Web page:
Key Requirements of the Act
The act contains a number of notable requirements:
Sweeping Prohibition on Non-Compete Provisions
The act prohibits employers from requiring employees to sign agreements that contain non-compete provisions or maintaining equivalent policies. The term “non-compete provision” is defined to include a written agreement that prohibits an employee from “being simultaneously or subsequently employed by another person, performing work or providing services for pay for another person, or operating the employee’s own business.” The term “employee” includes any person “who performs work in the District on behalf of an employer and any prospective employee who an employer reasonably anticipates will perform work on behalf of the employer in the District.” The act goes beyond the reach of other restrictive non-compete statutes by virtue of invalidating agreements barring “simultaneous” competitive employment, as well as encompassing “prospective” employees.
The act excludes from the definition of “employee” volunteers, certain individuals who hold office in religious organizations, babysitters, and medical specialists. The act also does not apply to federal or District of Columbia government employers. The act does not ban non-compete provisions in the context of the sale of a business.
Employers are barred from retaliating against employees who refuse to agree to or comply with an unlawful non-compete, who ask or complain about the validity of a non-compete or policy that the employee believes to be prohibited under the act, or who requests information that the employer is required to provide under the act.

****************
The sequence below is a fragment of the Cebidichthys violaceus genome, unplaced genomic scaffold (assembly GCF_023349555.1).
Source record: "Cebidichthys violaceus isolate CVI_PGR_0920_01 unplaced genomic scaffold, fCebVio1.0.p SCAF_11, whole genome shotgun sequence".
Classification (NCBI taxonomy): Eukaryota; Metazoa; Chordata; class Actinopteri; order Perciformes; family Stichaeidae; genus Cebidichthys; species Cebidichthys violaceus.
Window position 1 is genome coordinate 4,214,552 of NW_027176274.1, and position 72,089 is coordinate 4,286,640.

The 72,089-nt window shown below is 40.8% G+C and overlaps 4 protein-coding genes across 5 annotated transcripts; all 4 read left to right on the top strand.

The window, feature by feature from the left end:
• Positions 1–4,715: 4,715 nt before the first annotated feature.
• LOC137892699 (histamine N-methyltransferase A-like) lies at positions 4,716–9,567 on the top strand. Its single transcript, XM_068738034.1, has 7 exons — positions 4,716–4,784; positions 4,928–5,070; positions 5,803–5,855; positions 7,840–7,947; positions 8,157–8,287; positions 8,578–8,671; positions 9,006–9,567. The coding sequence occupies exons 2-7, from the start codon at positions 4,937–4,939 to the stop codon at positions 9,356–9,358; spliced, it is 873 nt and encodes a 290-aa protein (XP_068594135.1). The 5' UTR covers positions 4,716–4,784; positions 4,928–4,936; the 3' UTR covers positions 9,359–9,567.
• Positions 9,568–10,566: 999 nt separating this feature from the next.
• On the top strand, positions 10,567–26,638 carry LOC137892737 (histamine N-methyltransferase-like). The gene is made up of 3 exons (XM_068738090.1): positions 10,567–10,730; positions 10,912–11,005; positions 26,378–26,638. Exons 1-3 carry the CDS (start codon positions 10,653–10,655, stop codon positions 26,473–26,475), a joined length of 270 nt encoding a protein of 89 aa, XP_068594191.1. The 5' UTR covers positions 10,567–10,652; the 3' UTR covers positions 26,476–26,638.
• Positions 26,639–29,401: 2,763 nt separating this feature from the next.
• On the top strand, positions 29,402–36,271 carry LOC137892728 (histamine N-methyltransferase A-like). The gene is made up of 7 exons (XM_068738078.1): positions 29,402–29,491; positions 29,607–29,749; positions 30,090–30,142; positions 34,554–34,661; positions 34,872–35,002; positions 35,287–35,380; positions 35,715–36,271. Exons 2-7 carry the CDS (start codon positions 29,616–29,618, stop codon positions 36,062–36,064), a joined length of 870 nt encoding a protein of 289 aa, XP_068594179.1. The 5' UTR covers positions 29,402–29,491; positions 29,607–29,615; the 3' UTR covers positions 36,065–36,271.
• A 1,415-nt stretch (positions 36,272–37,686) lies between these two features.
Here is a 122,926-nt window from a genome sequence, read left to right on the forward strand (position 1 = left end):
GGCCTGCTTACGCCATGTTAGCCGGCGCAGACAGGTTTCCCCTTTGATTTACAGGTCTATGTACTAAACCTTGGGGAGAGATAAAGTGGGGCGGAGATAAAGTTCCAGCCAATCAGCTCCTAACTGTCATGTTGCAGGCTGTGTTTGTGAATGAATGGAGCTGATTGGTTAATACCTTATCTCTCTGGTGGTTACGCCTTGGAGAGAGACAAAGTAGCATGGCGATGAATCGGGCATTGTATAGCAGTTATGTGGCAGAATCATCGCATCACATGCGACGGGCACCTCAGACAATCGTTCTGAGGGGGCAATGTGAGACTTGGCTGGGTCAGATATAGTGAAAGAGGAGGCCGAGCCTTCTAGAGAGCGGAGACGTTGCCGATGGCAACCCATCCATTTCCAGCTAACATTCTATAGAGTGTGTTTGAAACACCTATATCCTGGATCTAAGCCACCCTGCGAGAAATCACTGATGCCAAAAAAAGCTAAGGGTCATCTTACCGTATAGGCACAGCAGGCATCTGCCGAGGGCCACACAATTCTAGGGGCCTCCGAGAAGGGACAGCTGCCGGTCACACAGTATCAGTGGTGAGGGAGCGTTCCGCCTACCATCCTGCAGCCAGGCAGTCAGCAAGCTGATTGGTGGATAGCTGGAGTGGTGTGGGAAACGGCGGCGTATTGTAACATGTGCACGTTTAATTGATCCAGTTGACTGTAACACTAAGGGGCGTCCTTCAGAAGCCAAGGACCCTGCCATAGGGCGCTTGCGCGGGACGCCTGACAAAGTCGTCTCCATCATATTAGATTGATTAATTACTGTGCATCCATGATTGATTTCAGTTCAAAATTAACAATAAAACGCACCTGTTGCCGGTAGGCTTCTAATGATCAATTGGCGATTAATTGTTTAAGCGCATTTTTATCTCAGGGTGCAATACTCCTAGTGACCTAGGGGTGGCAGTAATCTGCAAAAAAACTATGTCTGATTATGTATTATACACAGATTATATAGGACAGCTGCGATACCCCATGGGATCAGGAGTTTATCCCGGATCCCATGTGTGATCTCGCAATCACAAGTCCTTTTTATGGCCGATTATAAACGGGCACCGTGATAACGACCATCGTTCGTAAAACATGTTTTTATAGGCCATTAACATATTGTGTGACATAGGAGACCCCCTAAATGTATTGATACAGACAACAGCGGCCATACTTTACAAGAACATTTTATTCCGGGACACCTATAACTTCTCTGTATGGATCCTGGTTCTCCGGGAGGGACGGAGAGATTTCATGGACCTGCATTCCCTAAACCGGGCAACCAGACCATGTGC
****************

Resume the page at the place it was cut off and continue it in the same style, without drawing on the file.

Employers Must Provide a Specific Notice to All Washington, D.C., Employees
Within 90 calendar days after the applicability date of the act, employers must provide all employees who work for the employer within the District with the following notice: “No employer operating in the District of Columbia may request or require any employee working in the District of Colombia to agree to a non-compete policy or agreement, in accordance with the Ban on Non-Compete Agreements Act of 2020.” In addition, new employees working in the District must be provided with that text within 7 calendar days of their hire date, and employees who request the statement must receive it from the employer no later than 14 days after the employer receives the written request.
Employers Are Required to Maintain Records
The act requires the mayor to issue rules to implement the act, including rules requiring employers to keep and retain records relating to compliance with the act. These rules have not yet been implemented.
Impact on Existing Agreements
There is a silver lining for District employers, however. Existing non-compete agreements are excluded from the act. The act applies only to non-compete agreements entered into on or after the applicability date of the act.
What about Confidentiality and Non-Solicitation Agreements?